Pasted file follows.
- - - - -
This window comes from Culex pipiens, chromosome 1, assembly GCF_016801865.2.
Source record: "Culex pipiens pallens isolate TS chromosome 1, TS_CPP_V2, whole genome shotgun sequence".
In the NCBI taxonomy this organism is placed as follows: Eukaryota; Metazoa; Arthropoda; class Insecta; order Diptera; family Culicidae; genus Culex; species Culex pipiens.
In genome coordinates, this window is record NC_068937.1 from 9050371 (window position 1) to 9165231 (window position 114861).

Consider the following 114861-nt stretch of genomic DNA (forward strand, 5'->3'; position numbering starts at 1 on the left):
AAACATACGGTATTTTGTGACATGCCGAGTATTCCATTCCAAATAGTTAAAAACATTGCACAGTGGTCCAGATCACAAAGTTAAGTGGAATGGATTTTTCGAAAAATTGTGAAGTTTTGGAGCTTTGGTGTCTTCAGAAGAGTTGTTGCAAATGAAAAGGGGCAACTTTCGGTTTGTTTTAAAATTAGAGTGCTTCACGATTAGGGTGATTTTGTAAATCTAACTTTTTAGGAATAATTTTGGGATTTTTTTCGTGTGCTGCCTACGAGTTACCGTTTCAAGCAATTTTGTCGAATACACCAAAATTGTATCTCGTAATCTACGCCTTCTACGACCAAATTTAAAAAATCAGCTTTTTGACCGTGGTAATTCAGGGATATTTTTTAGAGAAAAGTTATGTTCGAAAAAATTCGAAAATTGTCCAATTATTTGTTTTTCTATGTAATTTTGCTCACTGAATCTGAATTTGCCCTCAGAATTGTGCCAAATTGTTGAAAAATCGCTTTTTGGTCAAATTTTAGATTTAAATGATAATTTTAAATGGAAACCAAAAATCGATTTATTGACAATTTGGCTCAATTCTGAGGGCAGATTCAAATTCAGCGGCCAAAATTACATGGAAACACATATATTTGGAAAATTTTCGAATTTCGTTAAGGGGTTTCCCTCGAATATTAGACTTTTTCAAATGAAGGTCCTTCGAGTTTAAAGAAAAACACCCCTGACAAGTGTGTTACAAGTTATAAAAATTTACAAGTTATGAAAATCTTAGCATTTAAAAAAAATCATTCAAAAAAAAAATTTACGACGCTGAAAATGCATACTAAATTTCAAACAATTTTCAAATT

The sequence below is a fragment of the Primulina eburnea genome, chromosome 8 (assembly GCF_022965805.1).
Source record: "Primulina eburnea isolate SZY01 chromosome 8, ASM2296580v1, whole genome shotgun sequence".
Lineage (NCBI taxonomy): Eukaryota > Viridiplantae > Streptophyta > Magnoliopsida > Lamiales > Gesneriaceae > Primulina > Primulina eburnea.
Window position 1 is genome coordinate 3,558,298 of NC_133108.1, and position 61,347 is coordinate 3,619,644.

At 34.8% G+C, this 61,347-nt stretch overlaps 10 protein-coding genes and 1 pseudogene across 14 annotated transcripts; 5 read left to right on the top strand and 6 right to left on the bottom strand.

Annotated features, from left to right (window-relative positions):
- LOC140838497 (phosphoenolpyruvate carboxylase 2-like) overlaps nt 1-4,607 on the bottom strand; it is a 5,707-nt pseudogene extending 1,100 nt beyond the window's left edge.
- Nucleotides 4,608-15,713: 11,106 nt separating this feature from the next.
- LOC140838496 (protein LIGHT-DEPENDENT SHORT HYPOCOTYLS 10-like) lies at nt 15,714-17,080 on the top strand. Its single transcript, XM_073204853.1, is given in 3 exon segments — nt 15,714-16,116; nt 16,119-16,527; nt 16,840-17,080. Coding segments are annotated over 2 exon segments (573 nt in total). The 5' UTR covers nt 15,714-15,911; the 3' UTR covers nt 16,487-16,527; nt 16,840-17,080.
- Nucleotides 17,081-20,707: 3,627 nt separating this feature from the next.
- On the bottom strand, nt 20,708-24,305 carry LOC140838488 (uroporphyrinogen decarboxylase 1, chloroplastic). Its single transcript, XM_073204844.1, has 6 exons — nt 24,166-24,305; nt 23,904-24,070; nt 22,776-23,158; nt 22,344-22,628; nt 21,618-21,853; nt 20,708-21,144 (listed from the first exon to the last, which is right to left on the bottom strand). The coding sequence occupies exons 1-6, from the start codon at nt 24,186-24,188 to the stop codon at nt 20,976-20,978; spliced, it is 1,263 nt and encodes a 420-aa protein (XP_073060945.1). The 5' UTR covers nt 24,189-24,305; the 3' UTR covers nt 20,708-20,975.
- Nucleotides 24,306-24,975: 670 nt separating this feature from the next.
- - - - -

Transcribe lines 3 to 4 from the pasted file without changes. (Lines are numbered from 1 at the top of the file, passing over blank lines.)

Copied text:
In the NCBI taxonomy this organism is placed as follows: Eukaryota; Metazoa; Arthropoda; class Insecta; order Diptera; family Culicidae; genus Culex; species Culex pipiens.
In genome coordinates, this window is record NC_068937.1 from 9050371 (window position 1) to 9165231 (window position 114861).